Why, while checking consistency in $3\times3$ matrix with unknowns, I check only last row?

I would like to know whether my thinking is right. So, having 3 linear equations, \begin{align} x_1 + x_2 + 2x_3 & = b_1 \\ x_1 + x_3 & = b_2 \\ 2x_1 + x_2 + 3x_3 & = b_3 \end{align}

I build $3\times 3$ matrix \begin{bmatrix}1&1&2&b_1\\1&0&1&b_{2}\\2&1&3&b_3\end{bmatrix}

That reduces to \begin{bmatrix}1&1&2&b_1\\0&1&1&b_1-b_2\\0&0&0&b_3-b_2-b_1 \end{bmatrix}

Now the thing is that if I prove that $b_3 = b_2 + b_1$ (which is obvious) then the system is consistent.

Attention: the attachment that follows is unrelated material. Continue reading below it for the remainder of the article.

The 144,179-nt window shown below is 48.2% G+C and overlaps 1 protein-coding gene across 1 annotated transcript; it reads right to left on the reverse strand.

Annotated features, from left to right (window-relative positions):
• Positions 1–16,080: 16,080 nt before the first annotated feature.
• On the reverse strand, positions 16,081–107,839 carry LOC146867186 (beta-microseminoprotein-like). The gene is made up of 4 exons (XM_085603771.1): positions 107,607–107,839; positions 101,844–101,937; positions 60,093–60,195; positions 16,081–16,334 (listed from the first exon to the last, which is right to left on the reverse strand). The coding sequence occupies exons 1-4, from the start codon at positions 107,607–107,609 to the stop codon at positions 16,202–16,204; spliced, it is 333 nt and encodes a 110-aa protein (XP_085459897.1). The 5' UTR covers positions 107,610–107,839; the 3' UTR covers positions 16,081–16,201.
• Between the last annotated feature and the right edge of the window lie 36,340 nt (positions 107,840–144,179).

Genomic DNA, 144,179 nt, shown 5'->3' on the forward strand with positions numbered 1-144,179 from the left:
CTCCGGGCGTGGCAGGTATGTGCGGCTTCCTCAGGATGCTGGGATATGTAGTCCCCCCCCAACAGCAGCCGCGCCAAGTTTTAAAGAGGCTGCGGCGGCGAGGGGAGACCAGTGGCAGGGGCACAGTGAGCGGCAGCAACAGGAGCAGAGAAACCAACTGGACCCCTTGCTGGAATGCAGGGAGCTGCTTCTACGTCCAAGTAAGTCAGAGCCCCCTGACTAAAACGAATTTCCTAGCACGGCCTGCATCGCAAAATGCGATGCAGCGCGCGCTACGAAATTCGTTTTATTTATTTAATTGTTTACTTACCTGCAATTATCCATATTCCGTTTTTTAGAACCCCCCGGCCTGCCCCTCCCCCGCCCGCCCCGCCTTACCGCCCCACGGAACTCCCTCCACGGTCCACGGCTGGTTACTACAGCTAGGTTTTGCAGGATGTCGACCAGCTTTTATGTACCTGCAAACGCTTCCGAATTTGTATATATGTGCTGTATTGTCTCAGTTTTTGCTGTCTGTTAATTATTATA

My doubt was why I don't need to prove the same about second row? Is it because there is no way that system of two equations (first and second row) that has contains unknowns ($x_1$ and $x_2$) be inconsistent?

• Those are not 3x3 matrices – GTX OC Nov 26 '13 at 4:57
• Yeah, really? How does it refer to the real problem here. – Mike Nov 26 '13 at 4:59

The second row corresponds to the equation $1x_2+1x_3=b_1-b_2$. This can be solved for any values of $b_1, b_2$. For example, we can take $x_2=b_1-b_2$, and $x_3=0$.
The third row corresponds to the equation $0x_1+0x_2+0x_3=b_3-b_2-b_1$. This cannot be solved if $b_3-b_2-b_1\neq 0$. No matter what $x_1,x_2,x_3$ are, you can't make 0 equal to 1.
However if $b_3-b_2-b_1=0$ then any values of $x_1,x_2,x_3$ will work.